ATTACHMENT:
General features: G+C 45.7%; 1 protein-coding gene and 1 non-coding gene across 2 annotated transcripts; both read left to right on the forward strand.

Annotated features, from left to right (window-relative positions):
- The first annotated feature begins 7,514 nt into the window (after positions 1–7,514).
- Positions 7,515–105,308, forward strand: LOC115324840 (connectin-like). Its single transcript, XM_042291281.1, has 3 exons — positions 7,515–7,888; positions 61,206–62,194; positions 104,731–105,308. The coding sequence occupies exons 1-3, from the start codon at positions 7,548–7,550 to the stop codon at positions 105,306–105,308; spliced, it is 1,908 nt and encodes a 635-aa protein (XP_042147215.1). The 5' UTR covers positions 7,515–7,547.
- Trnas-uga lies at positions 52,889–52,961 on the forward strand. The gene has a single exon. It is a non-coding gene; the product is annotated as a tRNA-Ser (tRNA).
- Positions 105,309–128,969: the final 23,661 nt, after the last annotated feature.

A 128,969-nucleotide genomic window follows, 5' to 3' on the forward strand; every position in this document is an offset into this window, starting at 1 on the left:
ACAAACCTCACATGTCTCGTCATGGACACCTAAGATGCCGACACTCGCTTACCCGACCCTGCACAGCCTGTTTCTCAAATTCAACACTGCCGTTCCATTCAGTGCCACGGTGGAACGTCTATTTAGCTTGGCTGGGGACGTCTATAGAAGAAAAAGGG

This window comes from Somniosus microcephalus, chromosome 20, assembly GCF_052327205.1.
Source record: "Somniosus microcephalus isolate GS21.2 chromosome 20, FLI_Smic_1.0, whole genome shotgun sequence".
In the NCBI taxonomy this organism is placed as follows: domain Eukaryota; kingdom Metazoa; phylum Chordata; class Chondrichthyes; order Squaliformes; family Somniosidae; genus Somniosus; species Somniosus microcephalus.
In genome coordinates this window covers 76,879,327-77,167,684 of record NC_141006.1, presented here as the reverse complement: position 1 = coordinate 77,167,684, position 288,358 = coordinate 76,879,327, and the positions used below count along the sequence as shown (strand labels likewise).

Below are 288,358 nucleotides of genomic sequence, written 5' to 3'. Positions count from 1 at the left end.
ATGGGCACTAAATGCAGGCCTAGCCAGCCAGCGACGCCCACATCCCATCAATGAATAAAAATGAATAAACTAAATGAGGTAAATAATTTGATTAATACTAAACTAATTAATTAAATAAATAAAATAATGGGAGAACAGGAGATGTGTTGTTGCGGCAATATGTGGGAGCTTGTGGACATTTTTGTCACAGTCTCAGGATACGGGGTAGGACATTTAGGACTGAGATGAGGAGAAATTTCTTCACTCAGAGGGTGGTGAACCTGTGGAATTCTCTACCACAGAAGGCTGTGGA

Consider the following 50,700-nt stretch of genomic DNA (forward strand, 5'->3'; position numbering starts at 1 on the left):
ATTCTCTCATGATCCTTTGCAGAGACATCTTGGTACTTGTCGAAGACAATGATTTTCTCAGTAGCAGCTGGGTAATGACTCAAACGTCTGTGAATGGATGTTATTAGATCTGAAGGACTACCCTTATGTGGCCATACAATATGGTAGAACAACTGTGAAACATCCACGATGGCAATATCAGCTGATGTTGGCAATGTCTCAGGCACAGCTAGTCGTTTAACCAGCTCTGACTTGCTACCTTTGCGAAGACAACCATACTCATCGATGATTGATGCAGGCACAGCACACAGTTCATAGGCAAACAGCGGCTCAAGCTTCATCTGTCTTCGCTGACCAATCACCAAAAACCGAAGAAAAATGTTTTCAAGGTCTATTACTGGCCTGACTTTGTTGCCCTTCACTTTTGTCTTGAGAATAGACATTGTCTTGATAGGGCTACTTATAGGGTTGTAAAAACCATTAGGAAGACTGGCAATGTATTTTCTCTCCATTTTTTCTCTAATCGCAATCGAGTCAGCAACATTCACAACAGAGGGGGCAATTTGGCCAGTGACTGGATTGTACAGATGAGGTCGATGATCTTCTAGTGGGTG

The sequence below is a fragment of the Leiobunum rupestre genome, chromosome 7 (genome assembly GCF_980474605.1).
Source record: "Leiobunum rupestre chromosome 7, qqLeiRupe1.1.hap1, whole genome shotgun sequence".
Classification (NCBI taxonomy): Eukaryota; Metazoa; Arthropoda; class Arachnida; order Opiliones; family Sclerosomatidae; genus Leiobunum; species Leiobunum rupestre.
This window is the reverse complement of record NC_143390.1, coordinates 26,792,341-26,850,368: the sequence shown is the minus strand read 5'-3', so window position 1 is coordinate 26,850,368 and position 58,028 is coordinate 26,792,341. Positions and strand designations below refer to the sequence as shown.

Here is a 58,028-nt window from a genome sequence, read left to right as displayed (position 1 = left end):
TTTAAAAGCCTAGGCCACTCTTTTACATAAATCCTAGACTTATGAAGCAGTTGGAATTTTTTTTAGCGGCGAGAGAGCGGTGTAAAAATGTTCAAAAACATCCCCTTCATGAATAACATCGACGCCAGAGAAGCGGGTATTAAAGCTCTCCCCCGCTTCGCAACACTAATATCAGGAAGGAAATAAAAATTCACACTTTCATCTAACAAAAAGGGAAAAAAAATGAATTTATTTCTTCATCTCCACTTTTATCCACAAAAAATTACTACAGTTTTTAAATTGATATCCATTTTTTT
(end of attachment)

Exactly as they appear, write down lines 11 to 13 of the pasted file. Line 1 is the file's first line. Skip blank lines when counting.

In the NCBI taxonomy this organism is placed as follows: domain Eukaryota; kingdom Metazoa; phylum Chordata; class Chondrichthyes; order Squaliformes; family Somniosidae; genus Somniosus; species Somniosus microcephalus.
In genome coordinates this window covers 76,879,327-77,167,684 of record NC_141006.1, presented here as the reverse complement: position 1 = coordinate 77,167,684, position 288,358 = coordinate 76,879,327, and the positions used below count along the sequence as shown (strand labels likewise).

Below are 288,358 nucleotides of genomic sequence, written 5' to 3'. Positions count from 1 at the left end.